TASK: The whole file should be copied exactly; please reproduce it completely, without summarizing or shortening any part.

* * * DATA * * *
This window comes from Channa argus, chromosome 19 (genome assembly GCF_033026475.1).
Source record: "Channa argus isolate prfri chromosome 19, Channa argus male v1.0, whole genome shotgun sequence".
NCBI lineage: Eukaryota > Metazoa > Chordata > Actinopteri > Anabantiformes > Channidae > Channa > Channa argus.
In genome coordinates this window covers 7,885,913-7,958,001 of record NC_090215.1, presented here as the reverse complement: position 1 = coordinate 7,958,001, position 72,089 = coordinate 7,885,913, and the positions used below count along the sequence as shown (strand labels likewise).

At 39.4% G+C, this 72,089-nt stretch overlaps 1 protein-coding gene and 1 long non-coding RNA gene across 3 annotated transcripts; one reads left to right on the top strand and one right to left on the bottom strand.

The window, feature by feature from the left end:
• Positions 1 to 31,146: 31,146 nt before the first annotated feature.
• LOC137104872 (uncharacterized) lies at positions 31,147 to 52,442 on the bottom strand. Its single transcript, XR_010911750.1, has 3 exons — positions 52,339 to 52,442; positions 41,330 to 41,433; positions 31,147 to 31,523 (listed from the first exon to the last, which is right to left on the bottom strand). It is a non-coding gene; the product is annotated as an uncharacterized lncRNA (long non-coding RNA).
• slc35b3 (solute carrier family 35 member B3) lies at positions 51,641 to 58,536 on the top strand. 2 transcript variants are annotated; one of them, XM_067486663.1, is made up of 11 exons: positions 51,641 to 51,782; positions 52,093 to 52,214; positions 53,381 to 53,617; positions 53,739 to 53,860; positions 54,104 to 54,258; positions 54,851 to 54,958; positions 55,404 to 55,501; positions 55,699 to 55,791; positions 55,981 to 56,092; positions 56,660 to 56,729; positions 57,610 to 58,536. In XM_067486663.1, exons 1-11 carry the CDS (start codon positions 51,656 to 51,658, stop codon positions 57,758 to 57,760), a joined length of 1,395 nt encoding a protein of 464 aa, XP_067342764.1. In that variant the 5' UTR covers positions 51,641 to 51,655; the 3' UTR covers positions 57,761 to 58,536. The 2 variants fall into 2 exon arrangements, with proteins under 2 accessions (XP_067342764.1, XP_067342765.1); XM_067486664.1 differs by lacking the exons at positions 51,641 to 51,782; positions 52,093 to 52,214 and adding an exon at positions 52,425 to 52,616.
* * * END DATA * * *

This window comes from Channa argus, chromosome 19 (genome assembly GCF_033026475.1).
Source record: "Channa argus isolate prfri chromosome 19, Channa argus male v1.0, whole genome shotgun sequence".
NCBI lineage: Eukaryota > Metazoa > Chordata > Actinopteri > Anabantiformes > Channidae > Channa > Channa argus.
In genome coordinates this window covers 7,885,913-7,958,001 of record NC_090215.1, presented here as the reverse complement: position 1 = coordinate 7,958,001, position 72,089 = coordinate 7,885,913, and the positions used below count along the sequence as shown (strand labels likewise).

At 39.4% G+C, this 72,089-nt stretch overlaps 1 protein-coding gene and 1 long non-coding RNA gene across 3 annotated transcripts; one reads left to right on the top strand and one right to left on the bottom strand.

The window, feature by feature from the left end:
• Positions 1 to 31,146: 31,146 nt before the first annotated feature.
• LOC137104872 (uncharacterized) lies at positions 31,147 to 52,442 on the bottom strand. Its single transcript, XR_010911750.1, has 3 exons — positions 52,339 to 52,442; positions 41,330 to 41,433; positions 31,147 to 31,523 (listed from the first exon to the last, which is right to left on the bottom strand). It is a non-coding gene; the product is annotated as an uncharacterized lncRNA (long non-coding RNA).
• slc35b3 (solute carrier family 35 member B3) lies at positions 51,641 to 58,536 on the top strand. 2 transcript variants are annotated; one of them, XM_067486663.1, is made up of 11 exons: positions 51,641 to 51,782; positions 52,093 to 52,214; positions 53,381 to 53,617; positions 53,739 to 53,860; positions 54,104 to 54,258; positions 54,851 to 54,958; positions 55,404 to 55,501; positions 55,699 to 55,791; positions 55,981 to 56,092; positions 56,660 to 56,729; positions 57,610 to 58,536. In XM_067486663.1, exons 1-11 carry the CDS (start codon positions 51,656 to 51,658, stop codon positions 57,758 to 57,760), a joined length of 1,395 nt encoding a protein of 464 aa, XP_067342764.1. In that variant the 5' UTR covers positions 51,641 to 51,655; the 3' UTR covers positions 57,761 to 58,536. The 2 variants fall into 2 exon arrangements, with proteins under 2 accessions (XP_067342764.1, XP_067342765.1); XM_067486664.1 differs by lacking the exons at positions 51,641 to 51,782; positions 52,093 to 52,214 and adding an exon at positions 52,425 to 52,616.